level 2 activities are subject to different levels of assessment, depending on the likely impacts of the activity. Three subcategories have been developed for assessment purposes:

  • Class 2A - Level 2 activities that are minor in scale or consequence, only have the potential for local environmental impacts that may be easily avoided or mitigated and which are unlikely to generate significant public interest.
  • Class 2B - Level 2 activities that involve complex or multi-jurisdictional assessment or complex environmental issues, which require approval from another State of Federal government or are likely to generate a lot of public interest
  • Class 2C - Level 2 activities that involve any of the issues for Class 2B, but which require more stringent assessment or longer timeframes to make sure that all the issues are addressed.
Level 3 Activities

'Level 3' activities are those developments declared by parliament to be Projects of State Significance (see below). These activities are subject to a special assessment process.

Once approved, Level 3 activities are regulated like other level 1 and 2 activities.

Environmental concerns for developing business

If you or your business cause environmental harm you may receive stiff penalties and you may be required to finance the cost of cleaning up. (☛ Go to Chapters 6 and 10 for information).

developing_business.jpgIt is clearly not in your interests, nor the public interest, for this to happen. The planning process, therefore, establishes procedures that developers must follow in order to prevent environmental harm occurring in the first place.

:!: Developments that are proposed by government agencies must undergo the same procedures.

Plan in advance

Whether you are starting a new business or expanding an existing one, it is a good idea to plan your development well in advance.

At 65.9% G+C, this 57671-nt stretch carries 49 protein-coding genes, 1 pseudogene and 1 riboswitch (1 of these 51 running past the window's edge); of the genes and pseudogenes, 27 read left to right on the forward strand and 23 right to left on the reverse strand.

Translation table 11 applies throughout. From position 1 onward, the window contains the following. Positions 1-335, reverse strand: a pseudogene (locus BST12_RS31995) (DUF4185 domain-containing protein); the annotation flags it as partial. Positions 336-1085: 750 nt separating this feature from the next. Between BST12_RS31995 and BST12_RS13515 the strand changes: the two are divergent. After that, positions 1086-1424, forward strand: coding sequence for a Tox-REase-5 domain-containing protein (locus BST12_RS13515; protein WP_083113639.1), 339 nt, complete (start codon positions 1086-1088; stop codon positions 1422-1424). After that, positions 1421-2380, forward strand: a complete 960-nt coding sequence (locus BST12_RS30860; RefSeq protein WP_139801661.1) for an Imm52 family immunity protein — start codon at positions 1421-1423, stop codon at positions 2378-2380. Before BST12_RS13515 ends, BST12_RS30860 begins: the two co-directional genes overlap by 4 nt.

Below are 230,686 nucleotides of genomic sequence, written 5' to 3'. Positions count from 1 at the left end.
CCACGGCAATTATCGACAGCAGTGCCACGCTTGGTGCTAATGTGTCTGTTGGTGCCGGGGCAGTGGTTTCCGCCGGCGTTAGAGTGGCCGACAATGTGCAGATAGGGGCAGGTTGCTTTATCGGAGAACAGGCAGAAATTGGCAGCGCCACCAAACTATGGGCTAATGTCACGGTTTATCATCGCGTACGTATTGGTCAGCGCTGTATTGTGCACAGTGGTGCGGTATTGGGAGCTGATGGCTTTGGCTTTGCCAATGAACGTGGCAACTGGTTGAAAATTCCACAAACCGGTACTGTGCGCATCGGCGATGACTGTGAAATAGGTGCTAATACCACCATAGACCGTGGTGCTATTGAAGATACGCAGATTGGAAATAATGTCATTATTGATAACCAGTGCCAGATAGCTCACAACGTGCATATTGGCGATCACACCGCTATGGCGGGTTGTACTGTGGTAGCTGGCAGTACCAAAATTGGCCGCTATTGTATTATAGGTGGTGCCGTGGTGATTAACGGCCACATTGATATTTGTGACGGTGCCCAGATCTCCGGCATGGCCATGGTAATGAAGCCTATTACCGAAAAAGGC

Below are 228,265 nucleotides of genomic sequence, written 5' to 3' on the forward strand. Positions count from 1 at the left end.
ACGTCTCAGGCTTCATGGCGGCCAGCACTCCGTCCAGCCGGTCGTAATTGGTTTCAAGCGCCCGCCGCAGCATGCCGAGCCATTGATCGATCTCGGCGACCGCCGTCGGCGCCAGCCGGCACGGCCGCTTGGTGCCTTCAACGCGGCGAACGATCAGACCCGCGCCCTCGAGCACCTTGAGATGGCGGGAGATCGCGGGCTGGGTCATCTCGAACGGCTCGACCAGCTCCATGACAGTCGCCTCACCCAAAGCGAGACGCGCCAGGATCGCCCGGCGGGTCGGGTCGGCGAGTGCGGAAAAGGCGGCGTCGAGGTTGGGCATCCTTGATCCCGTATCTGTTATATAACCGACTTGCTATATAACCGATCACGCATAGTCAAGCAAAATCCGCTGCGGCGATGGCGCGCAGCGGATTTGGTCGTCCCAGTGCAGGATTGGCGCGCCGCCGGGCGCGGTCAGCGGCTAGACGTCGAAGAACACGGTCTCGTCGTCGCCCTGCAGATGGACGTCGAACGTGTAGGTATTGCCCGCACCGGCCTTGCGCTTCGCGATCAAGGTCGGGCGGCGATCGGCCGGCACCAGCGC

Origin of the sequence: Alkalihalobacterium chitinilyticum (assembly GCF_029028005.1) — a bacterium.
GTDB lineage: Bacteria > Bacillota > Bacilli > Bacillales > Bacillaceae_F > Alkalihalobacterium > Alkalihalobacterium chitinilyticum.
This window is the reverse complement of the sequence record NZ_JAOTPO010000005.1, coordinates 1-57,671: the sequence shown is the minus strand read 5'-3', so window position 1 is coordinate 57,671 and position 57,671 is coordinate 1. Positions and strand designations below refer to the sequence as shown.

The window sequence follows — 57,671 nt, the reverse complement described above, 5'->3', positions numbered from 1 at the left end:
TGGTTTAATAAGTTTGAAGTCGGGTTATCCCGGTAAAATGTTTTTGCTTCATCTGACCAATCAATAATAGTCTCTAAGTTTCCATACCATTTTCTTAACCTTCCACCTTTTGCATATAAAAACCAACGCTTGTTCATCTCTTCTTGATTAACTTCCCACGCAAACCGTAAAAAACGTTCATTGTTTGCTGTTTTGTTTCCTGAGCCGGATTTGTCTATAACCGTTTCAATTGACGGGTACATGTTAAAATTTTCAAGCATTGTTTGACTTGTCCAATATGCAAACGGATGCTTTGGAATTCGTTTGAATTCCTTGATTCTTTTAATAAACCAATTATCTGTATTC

You should discuss relevant issues with the local council beforehand. For example, if you operate an industrial facility, what other activities occur in the area? Are planning controls adequate to make sure that sensitive uses (such as residences or a school) will not be built nearby? Are there any threatened species in the vicinity that require special attention?

The EPA will help you identify potential environmental impacts relating to your proposal. They can also advise you about maximum permissible discharge levels and prescribe ways to minimise such impacts. This will help you to develop plans for your business to manage your impacts on the environment and on your neighbours.


What EMPCA can require you to do

Provide adequate information

Your application for planning approval should provide enough information to allow the EPA to assess the likely impacts of the proposed development. In particular, you should identify potential impacts on the environment and neighbouring properties and provide information about annual rates of production, transport requirements and operating hours.

If you do not provide adequate information, the planning authority can issue a notice requiring you to provide additional information before it decides the application.

Specific production limits may be recorded on the permit and must be adhered to once a permit is granted.

Environmental Management Plan